Why It's So Hard to Book a Grab Car and What the LTFRB Has to Do With It

The shortage has reached crisis proportions that is bound to get worse, according to Grab.

Entrepreneur Philippines

If you want to understand why Metro Manila residents are having such a hard time booking rides with Grab in recent months, a quick and easy way is to take a look at the graph in this page on the ride-hailing company’s average allocation rate from January to July. 

The allocation rate is the percentage of bookings that ride-hailing companies successfully allocated or assigned to their drivers within the first few tries, net of total cancellations. The graph shows that Grab used to be able to allocate more than six out of every 10 bookings. That’s gone down sharply since April and has fallen to less than four of every 10 bookings in July. 

Grab Philippines pointed to “regulatory restrictions” as the culprit for this. The company alleged that there is currently a vehicle supply crisis in Metro Manila, and the government has yet to do something about it. 


"The Philippine market, despite being the first country to legalize ride-sharing in Asia in 2015, is facing a big set-back because of the supply crisis. The Land Transportation Franchising and Regulatory Board has not done its part to solve the supply crisis. They should immediately prioritize adding more drivers to support the demand," said Brian Cu, country manager of Grab Philippines, in an email on August 16. 

“We are only able to allocate four out of 10 bookings, which is the lowest allocation rate in Southeast Asia,” Cu added. 

At the start of the year, Grab said the Land Transportation Franchising and Regulatory Board (LTFRB) ordered a “common supply base” of 45,000 vehicles for all transport network companies, which refers to a generic pool of vehicles across all existing transport network companies (TNC) in the country. The existing and operational supply base back then was 125,000, according to Grab. 

Recommended Videos

The LTFRB raised the cap to 65,000 a month later. The government agency explained that this is to ensure that the roads of Metro Manila are not congested with transport network vehicle service. This number is currently recognized as the official master list for processing of certificate of public convenience or provisional authority, Grab said. 

The LTFRB was supposed to review the cap every three months but Grab says it has failed to do so. That could mean that the cap is no longer sufficient in view of the growth in demand for ride-hailing services, which stood at around 600,000 bookings per day in July, according to Grab. During rainy days, the number could rise to 850,000 bookings a day, it added. 


In addition, around 6,000 of Uber drivers or vehicle owners, who weren’t part of the Uber master list submitted to the LTFRB, remain without accreditation and thus unable to move to Grab. Along with 2,000 Uber drivers and vehicle owners who opted not to transfer to Grab, this reduced the total number of transport network vehicle services (TNVS) in the system after Uber ceased operations in April. Of Uber’s 19,000 drivers and vehicle-owners, only 11,000 moved to Grab.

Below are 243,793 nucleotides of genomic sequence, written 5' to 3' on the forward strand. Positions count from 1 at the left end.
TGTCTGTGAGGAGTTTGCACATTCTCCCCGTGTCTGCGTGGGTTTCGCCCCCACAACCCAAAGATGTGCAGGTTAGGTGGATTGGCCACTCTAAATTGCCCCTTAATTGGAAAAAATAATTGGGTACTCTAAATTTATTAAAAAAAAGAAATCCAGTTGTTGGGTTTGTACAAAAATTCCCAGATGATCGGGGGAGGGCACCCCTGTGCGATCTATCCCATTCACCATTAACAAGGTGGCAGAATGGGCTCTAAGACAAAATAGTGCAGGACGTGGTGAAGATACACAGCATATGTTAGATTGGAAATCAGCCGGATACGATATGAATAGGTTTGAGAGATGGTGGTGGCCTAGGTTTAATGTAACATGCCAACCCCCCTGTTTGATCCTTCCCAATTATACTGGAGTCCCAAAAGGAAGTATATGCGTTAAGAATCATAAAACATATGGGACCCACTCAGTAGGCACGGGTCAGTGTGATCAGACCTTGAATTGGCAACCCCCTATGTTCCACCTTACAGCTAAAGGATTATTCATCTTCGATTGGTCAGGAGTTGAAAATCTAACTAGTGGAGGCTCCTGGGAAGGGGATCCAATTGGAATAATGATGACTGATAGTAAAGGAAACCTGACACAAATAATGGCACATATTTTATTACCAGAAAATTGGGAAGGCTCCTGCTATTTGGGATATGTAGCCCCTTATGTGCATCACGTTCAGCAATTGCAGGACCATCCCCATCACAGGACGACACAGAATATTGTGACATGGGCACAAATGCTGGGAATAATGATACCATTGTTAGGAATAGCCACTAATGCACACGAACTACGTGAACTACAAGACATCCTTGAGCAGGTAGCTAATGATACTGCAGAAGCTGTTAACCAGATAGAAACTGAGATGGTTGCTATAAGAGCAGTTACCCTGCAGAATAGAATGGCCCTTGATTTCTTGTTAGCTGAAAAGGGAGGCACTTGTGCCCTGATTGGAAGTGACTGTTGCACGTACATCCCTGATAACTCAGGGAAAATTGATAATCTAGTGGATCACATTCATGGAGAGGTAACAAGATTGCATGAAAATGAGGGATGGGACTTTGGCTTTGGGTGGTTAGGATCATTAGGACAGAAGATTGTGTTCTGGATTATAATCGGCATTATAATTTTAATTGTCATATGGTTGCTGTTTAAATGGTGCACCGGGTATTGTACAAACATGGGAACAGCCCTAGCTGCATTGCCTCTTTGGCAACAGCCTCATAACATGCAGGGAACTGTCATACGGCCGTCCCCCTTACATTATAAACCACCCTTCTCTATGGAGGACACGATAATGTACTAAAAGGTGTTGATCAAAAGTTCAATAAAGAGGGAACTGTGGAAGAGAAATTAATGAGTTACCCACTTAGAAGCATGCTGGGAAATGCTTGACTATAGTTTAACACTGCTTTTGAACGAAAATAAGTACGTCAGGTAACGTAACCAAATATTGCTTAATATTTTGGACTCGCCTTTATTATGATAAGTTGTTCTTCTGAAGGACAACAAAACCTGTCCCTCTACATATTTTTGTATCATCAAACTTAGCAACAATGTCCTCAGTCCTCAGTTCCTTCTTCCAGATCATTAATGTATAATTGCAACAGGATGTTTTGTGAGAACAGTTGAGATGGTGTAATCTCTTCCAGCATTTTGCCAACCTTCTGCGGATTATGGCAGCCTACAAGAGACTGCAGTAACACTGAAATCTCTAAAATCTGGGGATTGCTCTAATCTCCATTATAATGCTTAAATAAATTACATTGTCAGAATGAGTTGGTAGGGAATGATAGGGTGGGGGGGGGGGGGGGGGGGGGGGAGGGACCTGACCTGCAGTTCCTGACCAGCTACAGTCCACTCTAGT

As a result, of the 50,000 combined Grab and Uber TNVS before the merger, there were only 42,000 ride-sharing vehicles after Uber ceased operations. 

Worse, LTFRB’s decision in April to suspend Grab’s P2 per minute travel time charge, which was meant to compensate its drivers caught up in traffic, sharply cut the drivers’ earnings. That reduced their inclination to accept bookings during rush hours when traffic congestion is at its peak. 

Not surprisingly, the combined hours that Grab drivers were online fell by almost five percent from 7.33 million hours in May to only 6.97 million hours in June. It rose slightly by 0.9 percent to 7.03 million hours in July after Grab came up with a subsidy scheme and other measures to improve their drivers’ welfare. 

The company said the lack of drivers and vehicles consequently compromises the average pick-up time, which increased to eight minutes in July from six minutes in January. This becomes even worse during rush hour. 

Entrepreneur Philippines sought a comment from LTFRB on Grab’s complaints but has yet to receive a reply. 


However, LTFRB announced on August 20 it will start accepting new applications for new TNVS drivers, even those who are not included in the regulatory board’s “master list.” 

"[S]tarting August 24 2018, the Board will accept the online registration of TNVS applications for new CPC (certificate of Public Convenience) not included in the 'master list' by accessing the LTFRB website," GMANews reported.

The board said the TNVS applicant must have completed his or her online registration, including “the schedule data for actual filing of application,” before it gets processed. With the directive, the LTFRB said it expects all TNVS units to have also secured their own provisional authority on or before August 31, 2018.

"Consequently, effective 01 September 2018, the LTFRB shall commence an intensive anti-colorum drive versus TNVS operating without authority from the Board,” the board added.

The article was edited on August 21 to clarify that 6,000 Uber drivers and vehicle owners who weren’t able to move to Grab were not in the Uber master list submitted to LTFRB.

This story originally appeared on Entrepreneur.com.ph. Minor edits have been made by the Spot.ph editors.

More stories from Spot.ph

Share this story with your friends!

Help us make Spot.ph better!
Take the short survey

Read more stories about

Latest Stories

Load More Stories